Blasted out to a soundtrack of Eminem and industrial strength air conditioning, Activision introduced Ghosts’ multiplayer half with a bombastic trailer cut almost too fast to follow, detailing a new focus on cosmetic and functional customisation. Boasting over 20,000 different aesthetic combinations, you’ll be able to select your gender for the first time in a Call of Duty game, as well as expand your ‘Squad’, with up to ten different characters.

It’s here that Ghosts starts to look like a different beast to those that came before it, folding what was previously the Spec Ops missions into the Squad umbrella, a series of modes built around those ten characters that you level up and customise as you play. You can take them into fights together, with you playing one and another player taking control of one of their own, while an ‘improved’ AI will handle the other nine.

There’s also what amounts to Horde modes, as well as a series of coop modes, one of which has you fighting with a group of friends against someone else’s squad, which will fight without them while they’re away. Composition, evidently, is everything, and if your offline squad does well enough, you’ll earn experience while you’re away from your console.

There’s also an attempt to bring CoD into the next generation, with features like dynamic map destruction, and an increased focus on high fidelity audio direction. Forced to occupy a difficult space between console generations, Call of Duty: Ghosts is attempting to bridge that gap by allowing players of the current generation to bring their progress in the game forward into the next generation. Every detail of your play, from your experience levels to your unlocks, are going to be tied to your ‘Call of Duty Account’, which appears to be consolidation of Elite subscribers along with anyone purchasing Ghosts.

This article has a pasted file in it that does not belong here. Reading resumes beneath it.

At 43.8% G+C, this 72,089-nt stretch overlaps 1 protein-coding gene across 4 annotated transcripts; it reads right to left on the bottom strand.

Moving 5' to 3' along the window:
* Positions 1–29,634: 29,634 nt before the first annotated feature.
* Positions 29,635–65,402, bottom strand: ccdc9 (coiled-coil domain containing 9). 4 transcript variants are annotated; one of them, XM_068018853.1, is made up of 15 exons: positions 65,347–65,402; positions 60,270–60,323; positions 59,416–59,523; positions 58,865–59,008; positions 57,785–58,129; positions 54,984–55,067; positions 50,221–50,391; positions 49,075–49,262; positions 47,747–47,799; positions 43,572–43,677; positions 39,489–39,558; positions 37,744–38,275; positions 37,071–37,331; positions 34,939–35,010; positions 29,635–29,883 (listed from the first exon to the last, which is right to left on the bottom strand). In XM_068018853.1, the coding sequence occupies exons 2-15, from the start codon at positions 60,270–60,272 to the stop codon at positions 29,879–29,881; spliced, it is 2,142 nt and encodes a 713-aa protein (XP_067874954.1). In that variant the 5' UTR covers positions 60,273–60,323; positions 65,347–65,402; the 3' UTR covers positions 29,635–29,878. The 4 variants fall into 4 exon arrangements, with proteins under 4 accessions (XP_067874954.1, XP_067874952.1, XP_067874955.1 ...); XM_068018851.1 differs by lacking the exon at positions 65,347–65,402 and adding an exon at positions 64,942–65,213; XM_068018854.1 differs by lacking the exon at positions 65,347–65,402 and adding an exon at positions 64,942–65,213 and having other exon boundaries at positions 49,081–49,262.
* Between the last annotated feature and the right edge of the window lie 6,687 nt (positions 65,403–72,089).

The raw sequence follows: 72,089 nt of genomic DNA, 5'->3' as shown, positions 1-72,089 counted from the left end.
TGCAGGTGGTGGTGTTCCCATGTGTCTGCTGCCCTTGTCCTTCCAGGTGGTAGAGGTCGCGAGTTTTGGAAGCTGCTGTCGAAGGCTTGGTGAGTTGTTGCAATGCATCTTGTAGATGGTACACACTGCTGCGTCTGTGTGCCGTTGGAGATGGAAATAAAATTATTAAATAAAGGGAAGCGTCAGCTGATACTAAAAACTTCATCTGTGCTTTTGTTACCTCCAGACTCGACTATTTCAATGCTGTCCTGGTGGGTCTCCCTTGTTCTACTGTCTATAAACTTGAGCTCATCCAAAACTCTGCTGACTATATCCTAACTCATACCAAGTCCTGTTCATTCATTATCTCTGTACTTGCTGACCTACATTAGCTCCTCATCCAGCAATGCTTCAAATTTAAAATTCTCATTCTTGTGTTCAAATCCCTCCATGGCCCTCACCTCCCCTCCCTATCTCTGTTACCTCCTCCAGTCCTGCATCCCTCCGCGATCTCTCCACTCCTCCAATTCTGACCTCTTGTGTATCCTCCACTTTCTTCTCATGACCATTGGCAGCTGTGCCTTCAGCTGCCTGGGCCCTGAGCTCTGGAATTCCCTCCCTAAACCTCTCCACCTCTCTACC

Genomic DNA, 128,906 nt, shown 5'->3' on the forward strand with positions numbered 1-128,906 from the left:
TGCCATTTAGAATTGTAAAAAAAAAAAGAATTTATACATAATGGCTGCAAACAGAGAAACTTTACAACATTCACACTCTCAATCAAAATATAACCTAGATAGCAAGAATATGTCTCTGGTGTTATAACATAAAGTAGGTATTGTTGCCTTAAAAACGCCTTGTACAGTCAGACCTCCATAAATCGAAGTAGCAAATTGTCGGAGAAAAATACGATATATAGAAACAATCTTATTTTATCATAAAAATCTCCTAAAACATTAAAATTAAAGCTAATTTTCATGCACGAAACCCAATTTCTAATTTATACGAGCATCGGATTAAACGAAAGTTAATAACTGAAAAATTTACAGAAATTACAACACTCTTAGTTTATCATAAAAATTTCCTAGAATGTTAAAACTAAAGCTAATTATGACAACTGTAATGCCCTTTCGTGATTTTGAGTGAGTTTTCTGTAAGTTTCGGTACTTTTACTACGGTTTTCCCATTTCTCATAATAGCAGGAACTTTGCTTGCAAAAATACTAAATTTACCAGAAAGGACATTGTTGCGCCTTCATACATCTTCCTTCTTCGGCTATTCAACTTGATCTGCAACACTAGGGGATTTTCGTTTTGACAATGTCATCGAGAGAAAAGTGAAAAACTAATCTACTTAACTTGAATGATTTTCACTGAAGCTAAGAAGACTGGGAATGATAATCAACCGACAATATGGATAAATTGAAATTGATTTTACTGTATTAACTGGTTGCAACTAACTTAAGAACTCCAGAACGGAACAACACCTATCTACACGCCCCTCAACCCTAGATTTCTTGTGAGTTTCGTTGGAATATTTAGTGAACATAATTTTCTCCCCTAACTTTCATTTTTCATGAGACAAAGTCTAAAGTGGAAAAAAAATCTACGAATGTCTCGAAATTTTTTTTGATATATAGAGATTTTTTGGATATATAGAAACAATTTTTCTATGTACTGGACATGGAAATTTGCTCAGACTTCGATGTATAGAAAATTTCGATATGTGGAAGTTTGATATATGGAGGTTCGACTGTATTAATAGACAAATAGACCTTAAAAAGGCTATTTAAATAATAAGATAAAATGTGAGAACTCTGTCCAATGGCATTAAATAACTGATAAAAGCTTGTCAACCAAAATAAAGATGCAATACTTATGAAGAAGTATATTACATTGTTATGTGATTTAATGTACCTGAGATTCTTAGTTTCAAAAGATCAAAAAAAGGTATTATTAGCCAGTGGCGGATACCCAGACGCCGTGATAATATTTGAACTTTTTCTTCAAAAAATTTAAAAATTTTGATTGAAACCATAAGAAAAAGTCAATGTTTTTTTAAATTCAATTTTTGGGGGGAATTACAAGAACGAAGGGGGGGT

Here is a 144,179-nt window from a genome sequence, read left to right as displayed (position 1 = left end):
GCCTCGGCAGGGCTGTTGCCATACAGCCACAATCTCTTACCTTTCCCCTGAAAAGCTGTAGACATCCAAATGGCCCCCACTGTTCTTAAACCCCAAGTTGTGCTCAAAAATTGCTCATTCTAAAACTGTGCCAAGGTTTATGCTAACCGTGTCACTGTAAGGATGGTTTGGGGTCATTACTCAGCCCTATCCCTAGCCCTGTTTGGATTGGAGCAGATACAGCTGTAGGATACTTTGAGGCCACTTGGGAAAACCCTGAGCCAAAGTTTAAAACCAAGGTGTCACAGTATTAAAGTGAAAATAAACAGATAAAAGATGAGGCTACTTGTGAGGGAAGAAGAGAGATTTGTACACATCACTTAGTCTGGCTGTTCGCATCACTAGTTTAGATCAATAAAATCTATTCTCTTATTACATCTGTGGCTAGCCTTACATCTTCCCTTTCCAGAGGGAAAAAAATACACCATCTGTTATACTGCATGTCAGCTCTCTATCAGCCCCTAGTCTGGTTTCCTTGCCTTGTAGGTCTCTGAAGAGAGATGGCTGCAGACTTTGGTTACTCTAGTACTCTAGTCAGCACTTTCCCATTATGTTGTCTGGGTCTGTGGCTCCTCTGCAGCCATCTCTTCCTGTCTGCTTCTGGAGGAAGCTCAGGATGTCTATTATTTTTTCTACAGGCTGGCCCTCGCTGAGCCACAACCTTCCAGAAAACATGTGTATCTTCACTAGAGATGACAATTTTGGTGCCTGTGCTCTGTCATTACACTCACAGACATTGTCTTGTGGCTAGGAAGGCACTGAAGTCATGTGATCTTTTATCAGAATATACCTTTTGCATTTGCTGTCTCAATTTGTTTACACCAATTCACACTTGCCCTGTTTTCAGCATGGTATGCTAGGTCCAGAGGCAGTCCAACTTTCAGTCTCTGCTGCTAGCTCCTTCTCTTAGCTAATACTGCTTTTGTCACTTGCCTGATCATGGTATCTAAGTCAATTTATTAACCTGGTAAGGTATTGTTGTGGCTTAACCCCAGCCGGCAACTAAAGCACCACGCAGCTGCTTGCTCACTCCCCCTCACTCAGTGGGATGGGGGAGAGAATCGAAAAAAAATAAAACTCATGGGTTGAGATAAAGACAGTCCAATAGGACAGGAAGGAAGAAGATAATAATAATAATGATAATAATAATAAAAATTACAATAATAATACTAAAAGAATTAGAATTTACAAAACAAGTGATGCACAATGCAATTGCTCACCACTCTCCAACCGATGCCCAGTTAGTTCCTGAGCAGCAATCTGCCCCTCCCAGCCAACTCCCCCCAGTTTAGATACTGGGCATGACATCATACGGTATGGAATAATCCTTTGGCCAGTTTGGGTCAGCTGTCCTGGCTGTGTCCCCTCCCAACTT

This goes for DLC packs, too, which will carry over within ‘console families’, so while you can’t bring DLC from Playstation to Xbox, you will be able to go from Xbox 360 to the upcoming Xbox One, or PS3 to PS4. On top of all this there’s a mobile app that acts as an on-the-go friends list, customisation tool and, when you’re playing, secondary screen so that you can swap loadouts between deaths and save yourself precious seconds.

The final piece of the puzzle is the improved Clan integration, which all comes to a head with Clan Wars, two week battles between a group of skill-matched clans who fight over different maps and different modes, with an eye for winning the overall war and getting a tasty experience boost for the entire clan.

As far as I could tell, the only omission from previous games is the removal of Death Streaks, which was greeted with a cheer from the crowd. With that exception, there are significant additions all over the game, although whether they wind up being improvements or feature bloat will only become apparent when the game launches on November 5th.

Source: The Telegraph